Storytelling as Powerful Medicine

This Fall, I find myself purposefully drifting back toward my roots and remembering the first stirrings of my desire to be a librarian: my love of stories and storytelling. It has always been my belief and conviction that stories are medicine for the soul, healing and propelling one toward authenticity and growth. The shadows Frederick Backman describes in “My Grandmother Asked Me to Tell You She’s Sorry” that might lead to the loss of imagination in our lives and the lives of our students are all too real to me in the form of distractions ranging from social media and advertising to overscheduled school and work lives. The young girl I once was, who escaped the shadows through immersion in a magical world of books, recognizes all the more as an adult how powerful stories are in shaping our inner and outer landscapes. We do well to cultivate focus, curiosity, empathy and vision in the lives of our students and in our own lives through devoting time toward listening and telling stories.

I come from a long line of worriers, some of whom were also, ironically, adventurers at heart. To borrow that overused Nike saying, “just do it,” well, we just did it, from jumping out of airplanes and trekking the Himalayas to starting life over in new countries, but we also worried that a) the parachute would not open, b) frostbite would set in, or c) we’d get sent back on the boat, lost at sea, or worst yet, captured by undesirables of one sort or another.

Perhaps, that’s why Bilbo Baggins as portrayed in J.R.R. Tolkien’s “The Hobbit” is still so close to my heart as a hero on a quest, so many years after my first childhood reading of the story. He grows in bravery but is oftentimes uncertain, lacking confidence in his own abilities and continuously homesick for his beloved “shire” and the comforts of home. I can’t help but also love that he is short, on the soft and fluffy side physically, yet proves himself more than capable to face the hardships of the journey, escaping his enemies and returning home as his authentic self.

This school year, I hope to offer students reading choices and other creative opportunities that spark their imaginations about who they are and what they are capable of creating and contributing on their own hero’s and heroine’s journeys. From poetry reading events to self-esteem workshops and makerspace offerings, I hope to do my small part in opening doors for them. One of my former professors once commented on one of my grad school papers, “You hide your light under a quiet bushel.” But as all true storytellers know, the stories themselves provide the light and we are just the humble messengers delivering the medicine leading toward authenticity and imaginative living.

“The shadows were dragons in the beginning, but they had an evil and a darkness of such strength within themselves that it made them into something else. Something much more dangerous. They hate people and their stories; they have hated for so long and with such intensity that in the end the darkness enveloped their whole bodies until their shapes were no longer discernible. That is also why they are so difficult to defeat, because they can disappear into walls or into the ground or float up. They’re ferocious and bloodthirsty, and if you’re bitten by one you don’t just die; a far more serious and terrible fate lies in store: you lose your imagination. It just runs out of your wound and leaves you gray and empty. You wither away year by year until your body is just a shell. Until no one remembers any fairy tales anymore… One day the shadows will come back, and maybe that is why Granny tells her all the stories now, thinks Elsa. To prepare her.” Frederick Backman, from “My Grandmother Asked Me to Tell You She’s Sorry”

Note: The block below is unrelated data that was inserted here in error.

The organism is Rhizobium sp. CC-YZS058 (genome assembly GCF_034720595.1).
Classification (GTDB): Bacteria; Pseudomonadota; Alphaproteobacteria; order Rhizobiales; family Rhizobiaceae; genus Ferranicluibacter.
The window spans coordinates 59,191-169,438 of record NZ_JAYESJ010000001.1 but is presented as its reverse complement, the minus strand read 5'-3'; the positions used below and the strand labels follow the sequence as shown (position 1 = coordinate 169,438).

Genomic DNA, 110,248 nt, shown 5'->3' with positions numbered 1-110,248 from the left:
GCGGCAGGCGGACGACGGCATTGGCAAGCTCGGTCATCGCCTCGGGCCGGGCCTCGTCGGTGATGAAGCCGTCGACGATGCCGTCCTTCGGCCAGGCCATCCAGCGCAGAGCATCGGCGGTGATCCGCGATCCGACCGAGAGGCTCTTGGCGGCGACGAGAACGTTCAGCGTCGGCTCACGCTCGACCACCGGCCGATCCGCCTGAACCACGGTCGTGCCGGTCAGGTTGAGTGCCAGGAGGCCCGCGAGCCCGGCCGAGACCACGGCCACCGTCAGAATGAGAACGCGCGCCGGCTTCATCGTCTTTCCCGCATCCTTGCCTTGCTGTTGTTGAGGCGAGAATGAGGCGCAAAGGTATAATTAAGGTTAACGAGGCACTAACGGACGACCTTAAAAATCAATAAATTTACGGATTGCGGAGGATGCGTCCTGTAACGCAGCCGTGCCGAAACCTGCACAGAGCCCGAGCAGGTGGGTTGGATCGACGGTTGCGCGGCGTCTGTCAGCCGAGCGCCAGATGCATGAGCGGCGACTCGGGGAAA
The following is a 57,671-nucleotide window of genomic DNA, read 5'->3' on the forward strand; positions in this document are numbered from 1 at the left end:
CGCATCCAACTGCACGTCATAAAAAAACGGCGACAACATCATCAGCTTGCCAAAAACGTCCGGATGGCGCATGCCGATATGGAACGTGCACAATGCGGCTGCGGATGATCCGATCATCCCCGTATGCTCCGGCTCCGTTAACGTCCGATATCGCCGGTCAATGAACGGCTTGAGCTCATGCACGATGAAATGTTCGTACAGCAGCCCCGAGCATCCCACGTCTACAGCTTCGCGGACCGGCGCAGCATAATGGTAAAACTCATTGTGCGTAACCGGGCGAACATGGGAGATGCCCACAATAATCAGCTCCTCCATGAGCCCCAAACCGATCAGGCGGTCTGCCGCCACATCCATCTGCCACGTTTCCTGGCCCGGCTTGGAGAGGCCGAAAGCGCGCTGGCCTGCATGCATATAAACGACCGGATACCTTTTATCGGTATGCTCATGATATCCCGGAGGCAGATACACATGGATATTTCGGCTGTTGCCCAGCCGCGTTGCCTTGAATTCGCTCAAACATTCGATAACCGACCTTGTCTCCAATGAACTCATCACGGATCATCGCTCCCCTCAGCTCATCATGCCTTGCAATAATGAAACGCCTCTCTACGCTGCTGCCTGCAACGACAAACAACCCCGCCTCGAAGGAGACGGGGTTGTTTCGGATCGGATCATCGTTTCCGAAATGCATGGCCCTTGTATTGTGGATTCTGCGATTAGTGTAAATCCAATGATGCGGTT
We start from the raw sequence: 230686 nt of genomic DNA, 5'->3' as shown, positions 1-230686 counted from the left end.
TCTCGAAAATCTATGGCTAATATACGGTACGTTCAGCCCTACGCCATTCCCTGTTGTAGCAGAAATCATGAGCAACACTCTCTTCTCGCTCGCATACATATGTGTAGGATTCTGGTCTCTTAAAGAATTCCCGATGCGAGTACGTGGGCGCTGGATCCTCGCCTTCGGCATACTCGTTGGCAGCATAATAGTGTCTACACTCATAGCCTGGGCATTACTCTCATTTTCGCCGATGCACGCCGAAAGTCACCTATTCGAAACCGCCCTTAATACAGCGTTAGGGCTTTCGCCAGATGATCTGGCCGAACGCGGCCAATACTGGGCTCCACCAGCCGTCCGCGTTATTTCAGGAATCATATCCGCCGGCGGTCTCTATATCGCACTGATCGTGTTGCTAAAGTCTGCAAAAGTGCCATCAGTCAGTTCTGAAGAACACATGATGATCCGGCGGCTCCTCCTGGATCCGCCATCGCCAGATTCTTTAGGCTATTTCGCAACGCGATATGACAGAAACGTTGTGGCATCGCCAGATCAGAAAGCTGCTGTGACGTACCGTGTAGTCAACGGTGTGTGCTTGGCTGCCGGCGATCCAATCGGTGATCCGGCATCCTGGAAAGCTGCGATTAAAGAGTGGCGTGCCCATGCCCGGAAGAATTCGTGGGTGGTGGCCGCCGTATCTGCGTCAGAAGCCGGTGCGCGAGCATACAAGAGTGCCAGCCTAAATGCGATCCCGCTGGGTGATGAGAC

Author: Cathy Collins

Ms. Collins has worked as a Media Specialist/Librarian for 14 years. She is currently a library media specialist at Sharon High School, where she has worked for the past four years. She began her career as a reporter who covered business, arts and education-related issues. While interviewing the headmaster at a private school, she realized that she wanted to combine her love of research and writing with a career in education. At that point, she returned to school for a Masters in Library Science and further graduate studies in educational leadership. Ms. Collins has published her writing in various journals including “Library Media Connection,” “NEA Today,” education-related blogs and websites including AASL’s “Knowledge Quest.” She is a 2012 Reynolds High School Journalism Institute Fellow and project consultant for the E-Book, “Searchlights and Sunglasses: Journalism in the Digital Age.” She received a “Teachers for Global Classrooms” fellowship from the U.S. State Dept. in 2014 and is the recipient of AASL’s Intellectual Freedom Award (2014) as well as a “Super Librarian” award bestowed by MSLA (Massachusetts School Library Association). She is a Massachusetts Library System Executive Board Member and has served on the MassCUE Board as PD Chair since 2013 along with the NEISTE Board. She earned National Board Certification as a Library/Media Teacher in 2009. In her spare time, she enjoys nature walks, reading, travel and yoga.

Categories: Blog Topics, Makerspaces/Learning Commons, Student Engagement/ Teaching Models

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